469.The modification:

  • identifies the expenditure in relation to which section 111 applies. This is necessary as each of the connected parties may have incurred different amounts of expenditure on the plant or machinery. The amount used is that of the first connected person to have taken an allowance in relation to the plant or machinery; then

  • provides that later transactions between the connected parties are ignored; and finally

  • provides for a just and reasonable adjustment to the formulae in section 111 if a balancing adjustment has been made to any of the connected persons in respect of the plant or machinery.

Section 113: Special provision for ships

470.This section is based on section 46(7) and (8) of CAA 1990. It deals with the case in which expenditure on a ship has been allocated to a single ship pool by section 127.

471.This section gives priority to sections 111 and 112 over the single ship pool provisions. It ends the single ship pool treatment if, during the designated period, the ship is used for overseas leasing which is not protected leasing (see section 132). It adds any postponed allowances in respect of the expenditure, if they have not been taken by the first chargeable period of such overseas leasing, to the same pool as the amount in section 111(3). The postponed allowances cannot be claimed under the single ship provisions from the first chargeable period of such overseas leasing.

Section 114: Prohibited allowances: standard recovery mechanisms

472.This section is based on section 42(4), (5) and (9) of CAA 1990. It deals with the general case in which allowances are taken on expenditure but, in a later chargeable period, it becomes clear that section 110 applies so that no allowances are available in respect of that expenditure.

473.This section broadly withdraws any allowances by means of a balancing charge and a disposal value. The allowance withdrawn takes account of any allowances withdrawn by section 111 so there is no double counting.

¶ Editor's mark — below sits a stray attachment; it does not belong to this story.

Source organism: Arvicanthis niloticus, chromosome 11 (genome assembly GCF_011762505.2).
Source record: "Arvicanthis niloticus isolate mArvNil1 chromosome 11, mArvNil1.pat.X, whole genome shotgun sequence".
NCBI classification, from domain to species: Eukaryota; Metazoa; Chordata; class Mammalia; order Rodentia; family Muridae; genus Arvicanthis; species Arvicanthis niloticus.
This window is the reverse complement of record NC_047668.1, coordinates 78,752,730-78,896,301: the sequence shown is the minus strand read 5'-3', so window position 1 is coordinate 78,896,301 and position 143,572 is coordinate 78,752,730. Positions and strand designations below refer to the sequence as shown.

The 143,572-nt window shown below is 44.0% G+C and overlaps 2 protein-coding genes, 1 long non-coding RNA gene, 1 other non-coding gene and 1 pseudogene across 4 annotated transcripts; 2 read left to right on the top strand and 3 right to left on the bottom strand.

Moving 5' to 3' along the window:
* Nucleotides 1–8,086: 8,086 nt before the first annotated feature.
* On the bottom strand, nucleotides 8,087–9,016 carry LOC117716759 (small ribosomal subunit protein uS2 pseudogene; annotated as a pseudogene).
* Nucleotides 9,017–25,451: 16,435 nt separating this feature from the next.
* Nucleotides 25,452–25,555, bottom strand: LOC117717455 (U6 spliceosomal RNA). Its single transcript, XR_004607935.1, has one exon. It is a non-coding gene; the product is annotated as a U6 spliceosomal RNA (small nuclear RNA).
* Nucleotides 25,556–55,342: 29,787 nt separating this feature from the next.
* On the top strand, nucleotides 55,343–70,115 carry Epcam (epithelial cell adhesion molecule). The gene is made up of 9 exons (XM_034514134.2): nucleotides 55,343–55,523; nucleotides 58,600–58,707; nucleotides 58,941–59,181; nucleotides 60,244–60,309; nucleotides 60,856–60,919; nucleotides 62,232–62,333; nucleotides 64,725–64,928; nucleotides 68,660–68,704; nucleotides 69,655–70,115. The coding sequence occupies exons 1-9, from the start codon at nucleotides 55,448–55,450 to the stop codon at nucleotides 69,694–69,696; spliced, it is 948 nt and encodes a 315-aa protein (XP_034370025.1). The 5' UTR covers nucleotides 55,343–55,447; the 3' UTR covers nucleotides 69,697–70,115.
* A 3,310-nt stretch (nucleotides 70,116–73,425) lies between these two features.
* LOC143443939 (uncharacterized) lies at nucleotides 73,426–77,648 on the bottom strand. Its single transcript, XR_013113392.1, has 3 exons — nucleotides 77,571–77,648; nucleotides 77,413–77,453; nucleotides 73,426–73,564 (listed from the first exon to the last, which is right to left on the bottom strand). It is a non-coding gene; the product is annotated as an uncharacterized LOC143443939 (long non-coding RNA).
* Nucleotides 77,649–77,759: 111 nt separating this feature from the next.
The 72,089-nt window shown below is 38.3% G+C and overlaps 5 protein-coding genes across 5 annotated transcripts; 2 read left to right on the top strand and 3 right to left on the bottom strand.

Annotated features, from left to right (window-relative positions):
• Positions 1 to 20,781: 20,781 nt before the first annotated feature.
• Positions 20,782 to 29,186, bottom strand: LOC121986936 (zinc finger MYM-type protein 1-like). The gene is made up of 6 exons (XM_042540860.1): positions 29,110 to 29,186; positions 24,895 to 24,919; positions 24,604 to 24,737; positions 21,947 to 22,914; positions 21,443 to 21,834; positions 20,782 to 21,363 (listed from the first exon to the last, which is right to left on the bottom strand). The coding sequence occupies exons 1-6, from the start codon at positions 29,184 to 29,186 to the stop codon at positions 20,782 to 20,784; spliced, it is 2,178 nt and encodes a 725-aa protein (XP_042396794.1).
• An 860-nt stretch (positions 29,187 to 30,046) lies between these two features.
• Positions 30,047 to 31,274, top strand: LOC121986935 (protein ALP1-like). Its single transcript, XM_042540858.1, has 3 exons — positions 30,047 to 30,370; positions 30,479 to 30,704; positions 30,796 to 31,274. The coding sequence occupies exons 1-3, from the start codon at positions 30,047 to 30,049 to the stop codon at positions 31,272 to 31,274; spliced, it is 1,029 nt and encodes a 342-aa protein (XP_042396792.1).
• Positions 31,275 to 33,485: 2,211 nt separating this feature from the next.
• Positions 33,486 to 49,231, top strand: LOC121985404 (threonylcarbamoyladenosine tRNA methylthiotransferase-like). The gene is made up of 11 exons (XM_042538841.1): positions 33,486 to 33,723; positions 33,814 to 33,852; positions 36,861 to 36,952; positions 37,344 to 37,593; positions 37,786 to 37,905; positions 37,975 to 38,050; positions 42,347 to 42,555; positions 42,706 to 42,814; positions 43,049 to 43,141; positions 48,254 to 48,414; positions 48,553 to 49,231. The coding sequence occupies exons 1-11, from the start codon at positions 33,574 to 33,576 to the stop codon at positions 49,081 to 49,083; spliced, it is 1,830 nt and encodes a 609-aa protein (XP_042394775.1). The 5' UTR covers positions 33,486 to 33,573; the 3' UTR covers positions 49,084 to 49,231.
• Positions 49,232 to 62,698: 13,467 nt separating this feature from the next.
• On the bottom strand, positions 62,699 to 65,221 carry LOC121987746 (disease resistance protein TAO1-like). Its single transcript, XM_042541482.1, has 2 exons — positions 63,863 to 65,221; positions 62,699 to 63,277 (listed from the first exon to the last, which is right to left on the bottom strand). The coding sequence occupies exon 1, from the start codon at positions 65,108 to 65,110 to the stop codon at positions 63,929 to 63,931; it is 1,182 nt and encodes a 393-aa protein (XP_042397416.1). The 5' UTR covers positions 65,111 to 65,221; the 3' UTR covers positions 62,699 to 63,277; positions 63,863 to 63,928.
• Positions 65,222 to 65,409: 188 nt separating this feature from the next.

474.Subsection (2)(b) provides that a disposal value is to be brought into account to remove from the pool the qualifying expenditure on which no allowances can be made. There is no explicit provision for this in CAA 1990. See Note 27 in Annex 2.

Section 115: Prohibited allowances: connected persons

475.This section is based on section 42(6) and (7) of CAA 1990. It modifies section 114 if there have been transactions between connected parties which have not resulted in “step in shoes” treatment for capital allowances. It is similar to section 112.

Section 116: Mitigation of regime
Section 117: Recovery of allowances in case of joint lessees

476.These sections are based on sections 43 and 44 of CAA 1990. They deal with expenditure on plant or machinery if at some time in the designated period:

  • the plant or machinery is leased to joint lessees who use it for the purposes of qualifying activities but not for leasing;

  • one of the lessees is not resident in the UK and does not use the plant or machinery exclusively to earn profits chargeable to UK tax; and

  • the leasing is not protected leasing.

477.These sections are likely to affect relatively few people. They are broadly meant to cater for unusual cases in which this Chapter might otherwise lead to results not intended.

478.An example might be a letting of machinery to a partnership between a person in the United Kingdom and a person overseas for use in a construction contract carried on by them outside the United Kingdom. If the partnership is on a 50/50 basis the owner of the plant or machinery might get allowances on 50% of the expenditure under the normal rules. The other 50% would be subject to sections 109 (with writing-down allowances at 10%) and 110 (allowances prohibited). The actual split of the expenditure is based on the extent to which it appears that, over a certain period, the profits of the lessees will be chargeable to UK tax. Without these sections the 10% rate of allowances or the prohibition on allowances would apply to the whole of the owner’s expenditure.

479.Because the expenditure which is split is in fact on a single item of plant or machinery there are consequential provisions dealing with the corresponding split of disposal values on a disposal of the plant or machinery.

480.These sections only allow part of the expenditure to be treated for the duration of that lease as being on plant or machinery which is not used for overseas leasing. So if the plant or machinery is used at some other time during the designated period for overseas leasing which is not protected leasing the whole of the expenditure will be subject to the 10% rate or the prohibition on allowances and these sections will be of little or no relevance.